CyberGhost's connection speeds make it an excellent VPN option for most people, but users who process sensitive information may want to look elsewhere for greater data privacy from government actors.

    While we are concerned about the recent CyberGhost ownership change, its overall average connection speed is untouchable by any other VPN that we have tested to date. If you want to connect to VPN servers located in the continental United States, this Romanian-based company is currently the best.

    Fastest VPN for other countries

    If you want to connect to servers from other countries, the following options are fast:

  • UNITED KINGDOM: TorGuard encourages P2P file sharing on its open-arm VPN servers and offers the best server connection speeds in the UK that we have seen so far.
  • Europe: While TunnelBear has paused us in the areas of user privacy and ambiguous server numbers, the Canadian virtual private network provider ranks first in connection speed in Europe.
  • Asia: While we're not thrilled with its logging policies and the fact that it only allows P2P files to be shared on one server, Israel's SaferVPN gets the highest ratings for connecting to servers in Asia.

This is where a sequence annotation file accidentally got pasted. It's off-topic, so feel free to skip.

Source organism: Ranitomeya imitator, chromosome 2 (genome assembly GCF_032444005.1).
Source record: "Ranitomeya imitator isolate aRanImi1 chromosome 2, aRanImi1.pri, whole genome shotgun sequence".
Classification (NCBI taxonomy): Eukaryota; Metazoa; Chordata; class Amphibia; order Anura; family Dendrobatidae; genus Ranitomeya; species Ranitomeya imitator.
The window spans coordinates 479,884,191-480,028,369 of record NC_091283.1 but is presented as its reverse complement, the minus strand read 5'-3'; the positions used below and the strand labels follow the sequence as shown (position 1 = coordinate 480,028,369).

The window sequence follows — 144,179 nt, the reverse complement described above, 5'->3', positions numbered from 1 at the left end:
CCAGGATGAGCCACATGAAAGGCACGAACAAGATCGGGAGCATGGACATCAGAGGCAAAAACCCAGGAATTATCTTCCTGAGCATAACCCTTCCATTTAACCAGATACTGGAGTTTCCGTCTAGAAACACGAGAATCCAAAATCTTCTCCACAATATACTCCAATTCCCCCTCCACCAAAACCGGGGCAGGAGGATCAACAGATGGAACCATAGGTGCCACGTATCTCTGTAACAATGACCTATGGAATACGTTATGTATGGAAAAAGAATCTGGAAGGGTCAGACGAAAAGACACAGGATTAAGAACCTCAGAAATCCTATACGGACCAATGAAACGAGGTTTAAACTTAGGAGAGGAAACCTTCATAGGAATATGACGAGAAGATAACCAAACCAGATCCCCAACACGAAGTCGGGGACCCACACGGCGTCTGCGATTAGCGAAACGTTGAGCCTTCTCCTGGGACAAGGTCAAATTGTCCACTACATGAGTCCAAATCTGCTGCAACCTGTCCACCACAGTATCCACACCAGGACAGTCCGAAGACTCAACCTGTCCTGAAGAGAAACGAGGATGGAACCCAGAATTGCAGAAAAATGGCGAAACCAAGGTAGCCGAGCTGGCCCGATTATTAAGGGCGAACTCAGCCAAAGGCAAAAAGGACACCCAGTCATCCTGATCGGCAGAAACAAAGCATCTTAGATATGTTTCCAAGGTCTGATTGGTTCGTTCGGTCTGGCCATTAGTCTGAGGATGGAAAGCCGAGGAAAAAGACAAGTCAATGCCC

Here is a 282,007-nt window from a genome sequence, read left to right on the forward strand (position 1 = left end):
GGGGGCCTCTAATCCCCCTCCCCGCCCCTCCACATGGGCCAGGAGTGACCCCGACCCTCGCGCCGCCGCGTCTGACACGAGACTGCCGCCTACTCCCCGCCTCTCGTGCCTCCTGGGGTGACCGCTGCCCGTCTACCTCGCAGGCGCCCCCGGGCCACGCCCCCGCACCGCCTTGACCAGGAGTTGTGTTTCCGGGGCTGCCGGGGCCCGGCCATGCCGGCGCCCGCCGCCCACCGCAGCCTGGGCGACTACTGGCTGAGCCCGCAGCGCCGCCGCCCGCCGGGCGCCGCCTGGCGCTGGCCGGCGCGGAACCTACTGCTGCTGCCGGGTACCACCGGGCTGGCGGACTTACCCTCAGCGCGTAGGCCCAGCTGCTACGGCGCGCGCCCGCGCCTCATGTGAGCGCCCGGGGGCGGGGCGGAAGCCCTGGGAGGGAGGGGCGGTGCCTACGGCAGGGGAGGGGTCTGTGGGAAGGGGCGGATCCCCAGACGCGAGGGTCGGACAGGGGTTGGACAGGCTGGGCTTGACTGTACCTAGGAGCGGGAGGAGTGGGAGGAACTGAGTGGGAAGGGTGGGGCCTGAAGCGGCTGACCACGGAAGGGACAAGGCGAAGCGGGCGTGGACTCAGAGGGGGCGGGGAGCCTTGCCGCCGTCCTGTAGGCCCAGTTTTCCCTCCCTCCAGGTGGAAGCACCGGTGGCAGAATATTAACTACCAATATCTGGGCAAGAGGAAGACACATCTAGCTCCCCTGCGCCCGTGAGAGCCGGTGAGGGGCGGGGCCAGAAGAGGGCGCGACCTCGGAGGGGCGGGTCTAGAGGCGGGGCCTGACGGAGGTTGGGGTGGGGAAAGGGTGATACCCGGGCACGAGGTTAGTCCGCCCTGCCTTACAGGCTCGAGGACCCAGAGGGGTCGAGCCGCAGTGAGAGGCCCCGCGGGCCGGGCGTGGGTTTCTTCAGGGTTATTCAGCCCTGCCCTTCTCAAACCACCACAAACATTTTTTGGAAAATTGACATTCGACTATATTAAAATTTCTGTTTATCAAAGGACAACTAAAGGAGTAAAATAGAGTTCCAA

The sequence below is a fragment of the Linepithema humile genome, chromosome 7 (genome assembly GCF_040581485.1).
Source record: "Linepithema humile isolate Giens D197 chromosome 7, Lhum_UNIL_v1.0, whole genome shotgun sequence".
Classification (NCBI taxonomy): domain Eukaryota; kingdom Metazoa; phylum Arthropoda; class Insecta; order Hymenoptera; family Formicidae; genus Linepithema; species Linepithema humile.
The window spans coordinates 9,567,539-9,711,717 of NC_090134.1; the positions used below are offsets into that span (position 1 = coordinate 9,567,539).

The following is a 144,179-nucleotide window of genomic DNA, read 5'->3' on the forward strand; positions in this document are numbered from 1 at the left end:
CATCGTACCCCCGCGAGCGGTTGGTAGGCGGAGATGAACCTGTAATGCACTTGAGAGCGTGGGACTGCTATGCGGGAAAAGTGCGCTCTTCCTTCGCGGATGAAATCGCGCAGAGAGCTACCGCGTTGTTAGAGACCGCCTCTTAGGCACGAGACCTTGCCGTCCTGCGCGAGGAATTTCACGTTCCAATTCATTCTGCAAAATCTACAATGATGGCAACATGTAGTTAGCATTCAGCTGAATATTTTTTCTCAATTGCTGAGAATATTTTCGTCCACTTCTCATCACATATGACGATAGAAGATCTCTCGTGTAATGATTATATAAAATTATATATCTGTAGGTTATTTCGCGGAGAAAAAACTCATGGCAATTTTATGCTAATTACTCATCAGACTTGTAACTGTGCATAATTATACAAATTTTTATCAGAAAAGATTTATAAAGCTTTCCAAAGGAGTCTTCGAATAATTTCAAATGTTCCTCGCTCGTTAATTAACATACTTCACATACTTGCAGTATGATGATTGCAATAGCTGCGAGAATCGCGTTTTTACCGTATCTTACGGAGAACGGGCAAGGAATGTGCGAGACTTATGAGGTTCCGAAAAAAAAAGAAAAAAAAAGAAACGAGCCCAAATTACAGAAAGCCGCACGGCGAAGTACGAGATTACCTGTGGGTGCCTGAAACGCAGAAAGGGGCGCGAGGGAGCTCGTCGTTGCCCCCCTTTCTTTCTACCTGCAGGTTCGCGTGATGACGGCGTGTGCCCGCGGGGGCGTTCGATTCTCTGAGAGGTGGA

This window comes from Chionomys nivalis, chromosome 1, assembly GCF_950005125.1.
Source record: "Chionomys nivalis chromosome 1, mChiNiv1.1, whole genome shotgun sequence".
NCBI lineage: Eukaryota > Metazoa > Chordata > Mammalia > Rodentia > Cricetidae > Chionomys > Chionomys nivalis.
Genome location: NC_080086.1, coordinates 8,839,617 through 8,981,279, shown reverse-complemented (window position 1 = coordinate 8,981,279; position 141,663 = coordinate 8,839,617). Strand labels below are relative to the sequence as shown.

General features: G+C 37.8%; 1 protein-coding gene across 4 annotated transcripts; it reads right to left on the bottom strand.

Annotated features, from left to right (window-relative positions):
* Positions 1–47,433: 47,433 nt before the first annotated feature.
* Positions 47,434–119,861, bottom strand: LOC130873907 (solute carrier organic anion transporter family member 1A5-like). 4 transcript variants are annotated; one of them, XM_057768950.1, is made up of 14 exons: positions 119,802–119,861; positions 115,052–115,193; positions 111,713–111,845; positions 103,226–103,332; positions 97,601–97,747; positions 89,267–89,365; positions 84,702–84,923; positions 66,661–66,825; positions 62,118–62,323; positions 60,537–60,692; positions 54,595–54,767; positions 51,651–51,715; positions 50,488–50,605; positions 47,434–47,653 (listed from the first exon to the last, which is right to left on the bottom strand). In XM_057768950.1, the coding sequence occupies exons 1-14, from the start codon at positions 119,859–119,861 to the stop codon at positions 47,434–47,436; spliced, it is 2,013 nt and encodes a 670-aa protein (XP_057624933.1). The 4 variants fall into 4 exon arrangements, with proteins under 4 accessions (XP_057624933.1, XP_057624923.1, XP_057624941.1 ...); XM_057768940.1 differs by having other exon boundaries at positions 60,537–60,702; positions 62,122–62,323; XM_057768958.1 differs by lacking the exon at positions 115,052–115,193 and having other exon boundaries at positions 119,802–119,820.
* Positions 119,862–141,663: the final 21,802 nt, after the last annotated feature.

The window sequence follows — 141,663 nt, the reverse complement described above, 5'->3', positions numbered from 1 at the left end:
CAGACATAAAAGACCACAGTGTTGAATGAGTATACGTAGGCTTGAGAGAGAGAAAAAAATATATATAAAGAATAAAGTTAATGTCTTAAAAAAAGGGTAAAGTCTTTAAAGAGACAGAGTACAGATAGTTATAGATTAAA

• Oceania: If you want to connect with VPN servers, CyberGhost is the solution.
  • How did we test VPNs?

    For each VPN service reviewed, we perform tests at three different times of the day: morning, afternoon, and evening, using the Ookla Quick Test. We begin by measuring the speed of our unprotected Internet connection before testing the upload / download speeds of the VPN service. These tests are performed on servers in North America, the United Kingdom, Europe, Oceania and Asia via an Ethernet connection with a 100 Mbps service delivery.

    mac quick testIDG

    Ookla Speedtest

    To test the download and download speeds, I closed all Internet processes in the background on my Mac using TripMode. The only traffic on my system that could download or download data was Ookla. I used this setup to make sure the numbers produced by Ookla were not bothered by anything other than what my computer had been able to do at the same time. time. The speeds captured by Ookla were then averaged, providing us with a final digital score.

    I then used these scores to calculate a percentage difference in speed, which you will see in our reviews. Since Internet speeds are constantly changing depending on the server load, the speed of your connection, and many other factors, we feel this gives you a better idea of ​​what you can expect from your desktop. a service, as a whole, than to simply quote the exact download. speeds encountered during testing.

    Speed ​​is not the only quantifiable measure we are looking at. The number of countries in which a VPN offers servers, the total number of servers in the world and the cost of monthly or yearly connection to these servers are also taken into account when recommending a VPN service.

    In addition, we conduct hours of research on virtual private network providers to find out who owns it, where they are, how they use subscriber information, and whether the provider has ever demonstrated questionable business practices.